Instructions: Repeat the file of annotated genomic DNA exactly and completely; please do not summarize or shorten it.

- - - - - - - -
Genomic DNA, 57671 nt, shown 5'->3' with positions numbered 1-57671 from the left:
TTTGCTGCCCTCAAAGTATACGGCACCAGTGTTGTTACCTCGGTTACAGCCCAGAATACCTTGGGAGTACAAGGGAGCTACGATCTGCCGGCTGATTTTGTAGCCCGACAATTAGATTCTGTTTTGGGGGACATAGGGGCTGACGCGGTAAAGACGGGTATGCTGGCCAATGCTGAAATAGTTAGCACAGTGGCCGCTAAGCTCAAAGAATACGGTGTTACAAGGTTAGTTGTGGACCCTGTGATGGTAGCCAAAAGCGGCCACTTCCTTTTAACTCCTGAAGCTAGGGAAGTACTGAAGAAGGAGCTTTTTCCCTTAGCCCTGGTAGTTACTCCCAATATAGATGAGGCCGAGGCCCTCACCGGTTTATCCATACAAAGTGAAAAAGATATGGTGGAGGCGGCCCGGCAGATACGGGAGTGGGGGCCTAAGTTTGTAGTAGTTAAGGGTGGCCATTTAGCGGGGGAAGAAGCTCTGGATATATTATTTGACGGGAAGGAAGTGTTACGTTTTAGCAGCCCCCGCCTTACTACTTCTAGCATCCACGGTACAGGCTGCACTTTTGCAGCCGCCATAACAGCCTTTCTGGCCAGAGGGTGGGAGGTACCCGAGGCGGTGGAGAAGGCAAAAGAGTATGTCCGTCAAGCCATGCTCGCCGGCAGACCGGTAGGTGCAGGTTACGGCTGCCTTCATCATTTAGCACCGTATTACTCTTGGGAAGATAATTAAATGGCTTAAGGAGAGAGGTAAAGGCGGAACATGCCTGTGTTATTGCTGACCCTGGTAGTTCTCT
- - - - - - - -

Genomic DNA, 57671 nt, shown 5'->3' with positions numbered 1-57671 from the left:
TTTGCTGCCCTCAAAGTATACGGCACCAGTGTTGTTACCTCGGTTACAGCCCAGAATACCTTGGGAGTACAAGGGAGCTACGATCTGCCGGCTGATTTTGTAGCCCGACAATTAGATTCTGTTTTGGGGGACATAGGGGCTGACGCGGTAAAGACGGGTATGCTGGCCAATGCTGAAATAGTTAGCACAGTGGCCGCTAAGCTCAAAGAATACGGTGTTACAAGGTTAGTTGTGGACCCTGTGATGGTAGCCAAAAGCGGCCACTTCCTTTTAACTCCTGAAGCTAGGGAAGTACTGAAGAAGGAGCTTTTTCCCTTAGCCCTGGTAGTTACTCCCAATATAGATGAGGCCGAGGCCCTCACCGGTTTATCCATACAAAGTGAAAAAGATATGGTGGAGGCGGCCCGGCAGATACGGGAGTGGGGGCCTAAGTTTGTAGTAGTTAAGGGTGGCCATTTAGCGGGGGAAGAAGCTCTGGATATATTATTTGACGGGAAGGAAGTGTTACGTTTTAGCAGCCCCCGCCTTACTACTTCTAGCATCCACGGTACAGGCTGCACTTTTGCAGCCGCCATAACAGCCTTTCTGGCCAGAGGGTGGGAGGTACCCGAGGCGGTGGAGAAGGCAAAAGAGTATGTCCGTCAAGCCATGCTCGCCGGCAGACCGGTAGGTGCAGGTTACGGCTGCCTTCATCATTTAGCACCGTATTACTCTTGGGAAGATAATTAAATGGCTTAAGGAGAGAGGTAAAGGCGGAACATGCCTGTGTTATTGCTGACCCTGGTAGTTCTCT